On Saturday in Cooperstown, Roger Angell was given the J. G. Taylor Spink Award, the baseball Hall of Fame's writing writing honor. His sports writing career is a happy accident that began in 1962 when Angell went to spring training to write about New York's new team, the Mets. He was a 41-year-old fiction editor at the New Yorker and a lifelong baseball fan. He had no intention of becoming a sports writer, but he continued writing about baseball, twice, sometimes more each season. Angell wrote about the game as a fan. His accounts are dense yet leisurely, always packed full of acute observation.
For those of us who grew up reading Angell in the magazine—or in his book compilations—a baseball season was not complete until Angell's post-World Series article was published. Baseball fans of my generation didn't have NFL Films to document the game in the '60s and '70s and beyond. We had Roger Angell.
Before Game 7 of the 1971 World Series between the Baltimore Orioles and Pittsburgh Pirates, Roberto Clemente told Angell: "I want everybody in the world to know that this is the way I play all the time. All season, every season. I gave everything I had to this game." The final game hadn't begun yet, when Angell, summing up the first six, wrote:
And then too, there was the shared experience, already permanently fixed in memory, of Roberto Clemente playing a kind of baseball that none of us had ever seen before–throwing and running and hitting at something close to the level of perfection, playing to win but also playing the game as if it were a form of punishment for everyone else on the field.
Then in the middle of winter, when college basketball, the NBA and hockey made some of us miss baseball, Angell's words provided comfort:
There is a game of baseball that is not to be found in the schedules or the record books. It has no season, but it is best played in the winter, without the distraction of box scores and standings. This is the inner game, baseball in the mind, and there is no real fan who does not know it. It is a game of recollections, recapturings, and visions Yet this is only the beginning, for baseball in the mind in not a mere yearning and returning. In time, this easy envisioning of restored players, winning hits, and famous rallies gives way to reconsiderations and reflections about the sport itself. By thinking about baseball like this, by playing it over and yet keeping it to ourselves, keeping it warm in a cold season, we begin to make discoveries. With luck, we may even penetrate some of its mysteries and learn once again how richly and variously the game can reward us.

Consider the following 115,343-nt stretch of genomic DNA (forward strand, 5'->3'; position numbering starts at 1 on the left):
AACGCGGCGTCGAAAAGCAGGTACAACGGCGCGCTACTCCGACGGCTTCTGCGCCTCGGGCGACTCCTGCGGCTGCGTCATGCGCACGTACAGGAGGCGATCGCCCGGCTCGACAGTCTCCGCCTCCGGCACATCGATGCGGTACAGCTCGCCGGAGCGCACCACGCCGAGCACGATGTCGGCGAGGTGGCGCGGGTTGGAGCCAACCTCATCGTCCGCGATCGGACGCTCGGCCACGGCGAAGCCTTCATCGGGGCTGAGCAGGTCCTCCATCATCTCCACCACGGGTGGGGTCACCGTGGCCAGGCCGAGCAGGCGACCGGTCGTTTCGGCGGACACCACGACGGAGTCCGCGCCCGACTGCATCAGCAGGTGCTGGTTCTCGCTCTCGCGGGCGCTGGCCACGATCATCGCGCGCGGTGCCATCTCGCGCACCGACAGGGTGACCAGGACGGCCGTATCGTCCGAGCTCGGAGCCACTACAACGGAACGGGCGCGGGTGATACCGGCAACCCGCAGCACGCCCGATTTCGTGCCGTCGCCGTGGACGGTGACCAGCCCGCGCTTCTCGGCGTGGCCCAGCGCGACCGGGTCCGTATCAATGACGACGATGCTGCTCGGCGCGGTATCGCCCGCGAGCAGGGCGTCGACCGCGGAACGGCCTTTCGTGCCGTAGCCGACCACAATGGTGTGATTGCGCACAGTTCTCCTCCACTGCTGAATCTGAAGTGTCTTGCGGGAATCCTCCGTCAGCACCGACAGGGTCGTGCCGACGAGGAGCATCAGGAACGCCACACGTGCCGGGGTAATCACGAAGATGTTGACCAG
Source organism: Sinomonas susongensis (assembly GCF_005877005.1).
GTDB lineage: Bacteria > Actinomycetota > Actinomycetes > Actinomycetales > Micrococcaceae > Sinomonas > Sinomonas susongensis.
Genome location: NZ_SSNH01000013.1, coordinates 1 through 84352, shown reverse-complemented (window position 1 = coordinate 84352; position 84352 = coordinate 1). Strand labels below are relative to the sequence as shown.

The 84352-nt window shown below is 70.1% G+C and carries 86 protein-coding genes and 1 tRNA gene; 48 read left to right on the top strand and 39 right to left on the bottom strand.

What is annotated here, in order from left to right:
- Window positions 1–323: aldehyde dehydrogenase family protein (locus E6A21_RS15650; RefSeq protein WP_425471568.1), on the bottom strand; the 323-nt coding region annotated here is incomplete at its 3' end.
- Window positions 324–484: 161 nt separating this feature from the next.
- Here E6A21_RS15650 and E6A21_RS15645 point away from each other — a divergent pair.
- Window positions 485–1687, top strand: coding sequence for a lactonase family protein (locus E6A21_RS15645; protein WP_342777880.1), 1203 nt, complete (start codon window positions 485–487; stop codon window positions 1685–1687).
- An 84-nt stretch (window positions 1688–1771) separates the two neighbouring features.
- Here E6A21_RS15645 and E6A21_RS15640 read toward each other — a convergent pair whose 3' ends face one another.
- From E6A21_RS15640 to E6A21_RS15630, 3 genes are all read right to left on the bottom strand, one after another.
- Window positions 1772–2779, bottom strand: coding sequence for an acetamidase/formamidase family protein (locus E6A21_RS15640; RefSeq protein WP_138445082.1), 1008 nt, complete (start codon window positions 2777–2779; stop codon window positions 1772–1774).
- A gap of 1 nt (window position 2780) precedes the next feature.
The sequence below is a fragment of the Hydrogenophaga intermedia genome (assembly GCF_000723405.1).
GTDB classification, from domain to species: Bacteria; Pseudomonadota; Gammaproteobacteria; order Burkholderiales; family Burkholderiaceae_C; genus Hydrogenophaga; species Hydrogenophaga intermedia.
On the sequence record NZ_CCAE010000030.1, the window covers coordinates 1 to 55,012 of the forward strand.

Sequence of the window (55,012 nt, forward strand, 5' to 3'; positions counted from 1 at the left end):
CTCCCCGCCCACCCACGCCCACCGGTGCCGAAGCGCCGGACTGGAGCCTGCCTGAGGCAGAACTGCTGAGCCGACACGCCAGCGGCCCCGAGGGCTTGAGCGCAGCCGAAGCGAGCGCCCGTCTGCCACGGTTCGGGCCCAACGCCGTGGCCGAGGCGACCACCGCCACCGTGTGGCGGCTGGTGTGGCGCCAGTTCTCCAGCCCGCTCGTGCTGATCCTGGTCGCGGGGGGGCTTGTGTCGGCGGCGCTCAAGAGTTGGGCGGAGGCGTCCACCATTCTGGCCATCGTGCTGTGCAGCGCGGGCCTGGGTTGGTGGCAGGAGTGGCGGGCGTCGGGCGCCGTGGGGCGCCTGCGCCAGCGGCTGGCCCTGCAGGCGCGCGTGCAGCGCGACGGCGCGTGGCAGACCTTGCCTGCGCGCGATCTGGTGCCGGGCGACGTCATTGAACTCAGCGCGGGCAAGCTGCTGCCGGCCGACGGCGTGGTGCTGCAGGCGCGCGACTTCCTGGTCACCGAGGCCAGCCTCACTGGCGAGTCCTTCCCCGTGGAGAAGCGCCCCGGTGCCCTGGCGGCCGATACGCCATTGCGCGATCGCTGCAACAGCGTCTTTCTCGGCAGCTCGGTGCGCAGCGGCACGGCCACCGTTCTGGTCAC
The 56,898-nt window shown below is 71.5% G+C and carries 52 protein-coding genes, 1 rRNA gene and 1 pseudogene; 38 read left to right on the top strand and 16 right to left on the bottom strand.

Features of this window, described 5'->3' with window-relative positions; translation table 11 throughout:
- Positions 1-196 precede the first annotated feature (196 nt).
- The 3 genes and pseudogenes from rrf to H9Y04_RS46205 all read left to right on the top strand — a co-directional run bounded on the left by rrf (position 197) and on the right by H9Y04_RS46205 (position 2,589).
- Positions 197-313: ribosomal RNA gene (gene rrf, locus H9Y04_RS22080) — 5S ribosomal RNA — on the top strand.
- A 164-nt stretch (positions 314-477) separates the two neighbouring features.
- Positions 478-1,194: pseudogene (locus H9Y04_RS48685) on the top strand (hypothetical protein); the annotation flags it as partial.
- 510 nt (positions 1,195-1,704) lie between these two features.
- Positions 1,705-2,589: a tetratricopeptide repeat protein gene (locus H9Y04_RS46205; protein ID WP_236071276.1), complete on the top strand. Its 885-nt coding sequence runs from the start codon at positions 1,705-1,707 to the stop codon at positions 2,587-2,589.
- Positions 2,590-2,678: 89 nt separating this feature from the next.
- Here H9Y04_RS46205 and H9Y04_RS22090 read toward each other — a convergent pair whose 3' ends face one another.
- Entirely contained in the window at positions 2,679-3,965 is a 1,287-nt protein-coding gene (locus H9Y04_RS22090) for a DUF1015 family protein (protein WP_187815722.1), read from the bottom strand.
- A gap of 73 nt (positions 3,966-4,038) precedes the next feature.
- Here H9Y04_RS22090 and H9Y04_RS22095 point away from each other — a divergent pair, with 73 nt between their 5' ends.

His baseball books are The Summer Game (1962-'71), Five Seasons (1972-76), Late Innings (1977-1981), and Season Ticket (1982-88). Also, Once More Around the Park and Game Time, greatest-hits collections that included new material, too. Angell also wrote A Pitcher's Story, a misbegotten project chronicling David Cone's 2000 season, about which the less said, the better (it's not an awful book, but when Cone had a nightmare campaign, Angell, a shy, tactful man, was miscast as the man to write about it).
I like how some of his anthologies are dubbed "A Baseball Companion" because that's exactly what Angell has been. So here are some highlights from his body of work. But first, a few words on the man from his peers.
From the essay, "Prose Ball" by Donald Hall (Fathers Playing Catch With Sons):
Angell's prose is graceful and pleasant, with never a misstep, never cliche or corn or overstatement or pomposity. What a pleasure it is to read him, like the pleasure of watching effortless fielding around second base: Angell canpick it. And his overall essay construction, as well as the dance of syntax and the proportion of analogies, makes for our pleasure. He paces his paragraphs with a perfection of tact–up and down, slow and fast, back and forth–leading readers lightly, giving them just enough of each subject to leave them wanting more. I watch his essayistic trickery with admiration and despair, much as a beer league softball pitcher might observe Luis Tiant.
...Late Innings makes Angell's third collection, and I suppose he receives the loving cup for Writer of the Best Baseball Sentences, the third time in a row—and we might as well retire the trophy. He doesn't invent the most dazzling image nor con cot the zaniest juxtapositions; he contracts a model of informal prose, a model with virtues wholly independent of its subject—accurate, humane, particular, thoughtful, observant, skillful, and appropriate. Never does he strain for a figure of speech or contort himself into a stance. His prose has the ease that comes from hard work and good editing.
And here is Richard Ford from the Introduction to Game Time:
Writing for The New Yorker has, of course, afforded Angell leniencies unavailable to his colleagues on the Daily Planet. He's had the luxury (and the talent) to write what he likes without hurrying, and to reconsider his words in relative peace—the gratitude good writing deserves.